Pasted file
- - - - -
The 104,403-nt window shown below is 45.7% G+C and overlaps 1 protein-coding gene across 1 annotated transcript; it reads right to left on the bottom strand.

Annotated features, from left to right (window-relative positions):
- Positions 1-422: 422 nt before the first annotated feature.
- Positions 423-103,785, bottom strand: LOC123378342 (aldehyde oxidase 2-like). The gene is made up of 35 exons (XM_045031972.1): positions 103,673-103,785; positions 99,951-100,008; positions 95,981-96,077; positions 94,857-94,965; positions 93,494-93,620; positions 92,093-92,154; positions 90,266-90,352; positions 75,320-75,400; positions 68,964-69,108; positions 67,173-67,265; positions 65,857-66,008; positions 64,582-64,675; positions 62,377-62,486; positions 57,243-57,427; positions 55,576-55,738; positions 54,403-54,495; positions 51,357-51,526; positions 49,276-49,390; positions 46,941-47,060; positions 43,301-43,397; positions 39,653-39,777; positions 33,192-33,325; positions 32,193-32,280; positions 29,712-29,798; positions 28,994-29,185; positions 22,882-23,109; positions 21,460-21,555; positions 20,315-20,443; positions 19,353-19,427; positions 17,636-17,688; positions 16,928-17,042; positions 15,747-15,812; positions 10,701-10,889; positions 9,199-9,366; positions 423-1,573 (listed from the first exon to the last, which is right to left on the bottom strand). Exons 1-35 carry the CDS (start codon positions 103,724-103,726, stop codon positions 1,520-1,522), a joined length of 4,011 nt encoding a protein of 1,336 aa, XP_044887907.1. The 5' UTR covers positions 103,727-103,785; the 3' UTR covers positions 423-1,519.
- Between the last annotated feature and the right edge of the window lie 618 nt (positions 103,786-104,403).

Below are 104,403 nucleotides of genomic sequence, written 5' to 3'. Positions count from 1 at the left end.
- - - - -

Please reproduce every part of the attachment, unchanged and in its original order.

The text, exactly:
The 104,403-nt window shown below is 45.7% G+C and overlaps 1 protein-coding gene across 1 annotated transcript; it reads right to left on the bottom strand.

Annotated features, from left to right (window-relative positions):
- Positions 1-422: 422 nt before the first annotated feature.
- Positions 423-103,785, bottom strand: LOC123378342 (aldehyde oxidase 2-like). The gene is made up of 35 exons (XM_045031972.1): positions 103,673-103,785; positions 99,951-100,008; positions 95,981-96,077; positions 94,857-94,965; positions 93,494-93,620; positions 92,093-92,154; positions 90,266-90,352; positions 75,320-75,400; positions 68,964-69,108; positions 67,173-67,265; positions 65,857-66,008; positions 64,582-64,675; positions 62,377-62,486; positions 57,243-57,427; positions 55,576-55,738; positions 54,403-54,495; positions 51,357-51,526; positions 49,276-49,390; positions 46,941-47,060; positions 43,301-43,397; positions 39,653-39,777; positions 33,192-33,325; positions 32,193-32,280; positions 29,712-29,798; positions 28,994-29,185; positions 22,882-23,109; positions 21,460-21,555; positions 20,315-20,443; positions 19,353-19,427; positions 17,636-17,688; positions 16,928-17,042; positions 15,747-15,812; positions 10,701-10,889; positions 9,199-9,366; positions 423-1,573 (listed from the first exon to the last, which is right to left on the bottom strand). Exons 1-35 carry the CDS (start codon positions 103,724-103,726, stop codon positions 1,520-1,522), a joined length of 4,011 nt encoding a protein of 1,336 aa, XP_044887907.1. The 5' UTR covers positions 103,727-103,785; the 3' UTR covers positions 423-1,519.
- Between the last annotated feature and the right edge of the window lie 618 nt (positions 103,786-104,403).

Below are 104,403 nucleotides of genomic sequence, written 5' to 3'. Positions count from 1 at the left end.